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Streaming Music

Music streaming services have changed the way we access and listen to music give us easy access to millions of songs, readily available at our fingertips. You can create your own playlists, explore music by genre, artist, album or even follow other people's recommendations and playlists. There are free subscription options available if you are happy to sit through the ads which happens quite often, a lot like listening to the radio, but better, because you can choose your own songs. Paid subscriptions save you from having to sit through ads but also allows you to stream more devices, allow downloads so you can save on mobile data consumption, mobile access while you are on the move and also higher quality sound. 

Sound Quality vs Data Consumption


Audio quality differs between services. Most streaming services have a default audio quality set quite low so data consumption is lower and allows the listening to stream music on the go using data on their mobile devices. The sound quality on CDs and Vinyls are too high and data consumption is too large to be practical, especially while on a mobile connection. Below are comparisons to give you an idea of data consumption on the different sound quality formats.

  • MP3 - standard-quality - three-minute MP3 file - will consume about 4MB of data 

  • A high-quality equivalent (which is still well below CD quality) - will use around 12MB

  • The same song streamed at CD quality can run up 40MB


This is why most services try to find a good balance between quality and consumption. You can negate the data issue on most services by using offline mode, which lets you download tracks while you're on Wi-Fi.

While the standard and high-quality MP3 files aren't technically on par with CDs, they're still good enough for the average listener, especially when you're streaming on-the-go. Compare the two, and you're unlikely to notice any glaring differences, unless you have trained ears and a high-end sound system. If that's the case, you could try Tidal or Deezer, which have CD-quality subscription packages.

Custom Quality


Some services let you set the audio quality of your choice if you prefer higher quality listening. However, some services such as Apple Music, automatically adjust based on your internet connection speeds. Sound quality options can become confusing different services have different definitions for sound quality. Deezer, for example, refers to its lowest and mid-quality options as 'basic' and 'standard.' Google Play and Spotify however, use 'low' and 'normal.' Similarly, 'very high' quality on Spotify is more or less the same as Tidal's 'High' quality option.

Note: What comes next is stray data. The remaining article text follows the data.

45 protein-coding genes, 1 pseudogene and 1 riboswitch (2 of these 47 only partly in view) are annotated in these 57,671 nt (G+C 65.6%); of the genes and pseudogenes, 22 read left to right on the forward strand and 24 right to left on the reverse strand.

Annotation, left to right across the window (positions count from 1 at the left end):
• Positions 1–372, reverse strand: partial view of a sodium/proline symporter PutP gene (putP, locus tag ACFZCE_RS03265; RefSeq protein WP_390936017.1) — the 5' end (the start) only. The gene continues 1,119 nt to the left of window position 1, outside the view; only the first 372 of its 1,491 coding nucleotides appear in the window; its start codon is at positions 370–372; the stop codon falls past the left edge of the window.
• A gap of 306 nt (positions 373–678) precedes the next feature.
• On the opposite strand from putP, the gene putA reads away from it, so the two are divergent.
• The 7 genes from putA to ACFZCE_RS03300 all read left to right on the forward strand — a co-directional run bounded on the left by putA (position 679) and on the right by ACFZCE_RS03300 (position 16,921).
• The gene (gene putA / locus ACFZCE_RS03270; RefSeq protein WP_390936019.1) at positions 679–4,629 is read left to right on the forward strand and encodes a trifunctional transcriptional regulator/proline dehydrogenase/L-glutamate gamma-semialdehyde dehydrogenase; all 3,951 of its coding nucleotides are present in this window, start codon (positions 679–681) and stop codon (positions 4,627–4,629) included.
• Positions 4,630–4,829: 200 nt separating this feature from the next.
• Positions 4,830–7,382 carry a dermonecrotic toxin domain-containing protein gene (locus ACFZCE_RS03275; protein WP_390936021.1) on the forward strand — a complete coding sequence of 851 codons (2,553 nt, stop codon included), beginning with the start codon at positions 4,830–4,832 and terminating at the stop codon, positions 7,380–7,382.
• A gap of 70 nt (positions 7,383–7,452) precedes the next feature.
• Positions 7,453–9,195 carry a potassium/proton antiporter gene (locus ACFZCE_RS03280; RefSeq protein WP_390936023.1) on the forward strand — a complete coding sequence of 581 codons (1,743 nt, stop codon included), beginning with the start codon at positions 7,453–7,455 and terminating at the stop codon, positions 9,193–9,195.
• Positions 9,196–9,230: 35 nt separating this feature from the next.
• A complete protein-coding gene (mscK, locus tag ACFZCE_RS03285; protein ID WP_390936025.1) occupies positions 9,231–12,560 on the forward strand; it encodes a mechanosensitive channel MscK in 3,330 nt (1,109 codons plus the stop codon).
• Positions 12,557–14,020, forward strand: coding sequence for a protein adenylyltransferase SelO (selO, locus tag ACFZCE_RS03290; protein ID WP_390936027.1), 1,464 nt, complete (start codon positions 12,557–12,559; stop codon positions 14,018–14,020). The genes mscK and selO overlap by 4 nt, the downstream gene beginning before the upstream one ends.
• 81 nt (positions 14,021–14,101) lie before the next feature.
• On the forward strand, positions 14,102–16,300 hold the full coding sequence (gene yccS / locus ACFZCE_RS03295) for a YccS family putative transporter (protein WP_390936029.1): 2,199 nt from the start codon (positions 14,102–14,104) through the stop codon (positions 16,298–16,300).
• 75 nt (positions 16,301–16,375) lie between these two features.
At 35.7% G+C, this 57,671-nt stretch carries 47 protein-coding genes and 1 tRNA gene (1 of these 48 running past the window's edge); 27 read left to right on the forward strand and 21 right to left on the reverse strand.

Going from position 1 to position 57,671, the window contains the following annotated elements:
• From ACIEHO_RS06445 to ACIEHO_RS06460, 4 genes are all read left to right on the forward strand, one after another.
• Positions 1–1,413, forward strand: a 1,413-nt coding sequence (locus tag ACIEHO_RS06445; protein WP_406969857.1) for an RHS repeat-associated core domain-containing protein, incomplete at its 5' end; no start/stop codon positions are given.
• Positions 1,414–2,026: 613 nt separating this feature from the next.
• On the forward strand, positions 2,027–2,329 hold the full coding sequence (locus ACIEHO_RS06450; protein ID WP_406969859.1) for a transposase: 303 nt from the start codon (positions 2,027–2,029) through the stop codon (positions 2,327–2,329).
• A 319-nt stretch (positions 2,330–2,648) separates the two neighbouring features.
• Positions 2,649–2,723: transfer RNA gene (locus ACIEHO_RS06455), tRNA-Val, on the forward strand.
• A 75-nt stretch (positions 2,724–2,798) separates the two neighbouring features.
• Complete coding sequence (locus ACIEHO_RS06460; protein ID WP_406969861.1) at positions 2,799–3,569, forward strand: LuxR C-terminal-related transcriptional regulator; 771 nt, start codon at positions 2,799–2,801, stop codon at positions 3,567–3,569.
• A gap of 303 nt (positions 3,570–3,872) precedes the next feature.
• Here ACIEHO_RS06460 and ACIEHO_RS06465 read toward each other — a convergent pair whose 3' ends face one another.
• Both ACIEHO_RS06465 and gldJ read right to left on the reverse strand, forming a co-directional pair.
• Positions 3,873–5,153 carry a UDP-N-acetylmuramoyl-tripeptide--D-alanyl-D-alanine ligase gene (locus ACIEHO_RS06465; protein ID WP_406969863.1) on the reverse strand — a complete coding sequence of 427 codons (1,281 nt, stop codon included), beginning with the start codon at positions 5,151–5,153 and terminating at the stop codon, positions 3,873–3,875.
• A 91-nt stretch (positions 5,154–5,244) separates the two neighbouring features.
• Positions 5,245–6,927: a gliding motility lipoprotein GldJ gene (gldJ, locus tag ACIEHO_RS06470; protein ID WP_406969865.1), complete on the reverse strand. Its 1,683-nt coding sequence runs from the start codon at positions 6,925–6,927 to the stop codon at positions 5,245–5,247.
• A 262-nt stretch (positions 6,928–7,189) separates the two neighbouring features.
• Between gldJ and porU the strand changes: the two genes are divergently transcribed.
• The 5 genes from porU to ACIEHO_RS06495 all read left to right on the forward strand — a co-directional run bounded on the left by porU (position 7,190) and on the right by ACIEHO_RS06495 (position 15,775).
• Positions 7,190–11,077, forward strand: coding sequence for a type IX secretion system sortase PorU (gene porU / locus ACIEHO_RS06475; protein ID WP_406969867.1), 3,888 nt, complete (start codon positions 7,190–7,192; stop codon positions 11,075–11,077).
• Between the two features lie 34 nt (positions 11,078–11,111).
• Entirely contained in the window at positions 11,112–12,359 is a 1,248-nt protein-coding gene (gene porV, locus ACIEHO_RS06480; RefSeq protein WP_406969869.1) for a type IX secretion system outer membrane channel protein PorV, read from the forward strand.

Quality Comparison
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Which Songs Are Available?


Just because a service hosts millions of melodies, doesn't mean they have every song. There's a bunch of factors that can dictate availability.

  • Older, independent and obscure artists can be difficult to track down.

  • Specific versions of jazz and orchestral pieces that have been performed by multiple groups can be tricky too. 

  • Popular music is generally a safe bet, and a number of bands that held out for years including Metallica, Tool and The Beatles are now available for streaming. 

  • Some artists restrict their work to certain services – Beyoncé's hit 2016 record Lemonade is a Tidal exclusive (though the rest of her catalogue is on Spotify). 

  • Others are contractually restricted to one service for a short period of time. Kanye West, who initially released his 2016 record The Life Of Pablo on Tidal, followed by other services later in the year. 

A few services let you upload your own music as a workaround. Google Play, for example, can sync with digital tracks in your cloud account, but this can be a time-consuming exercise. Take advantage of the free trial period to find out whether the subscription you're considering supplies your favourite songs or lets you upload music you own.

What to look for


With the large list of music streaming services available at our fingertips, how do we choose the right service for us? Here are a few points we suggest considering when choosing a streaming service that is right for you.

  • Ease of use: Searching for songs, albums or artists on a music streaming service is usually straightforward, but finding a specific song or album in the search results can be confusing, as most list multiple versions of one track. It can also be time consuming finding the song, as some list exact and similar results in a long list.

  • Sound quality and data consumption: Try to find a service that strikes a good balance between sound quality and data consumption, and one that lets you set the sound quality, as this will assist with data management.

  • Offline mode: This lets you listen to songs on the go without consuming mobile data.

  • Multi-platform support: Note the supported platforms and whether they suit your needs and the devices you already own. For example, you may want to consider Amazon Music Unlimited if you own an Echo smart speaker.

  • Smart speaker integration: This gives you the option to select music using voice commands.

  • Family friendly features: Such as the option to filter explicit content, stick to family friendly music, or mute artists altogether.

  • Additional content: If the service is part of a larger company, a subscription may include other entertainment options. YouTube Music provides access to YouTube Red, your Amazon Music account can also connect to Amazon Prime Video, Tidal includes exclusive music videos live concerts, documentaries and interviews, and Apple Music often has exclusive access to videos as well.

  • Podcasts: Some services have added podcast support.

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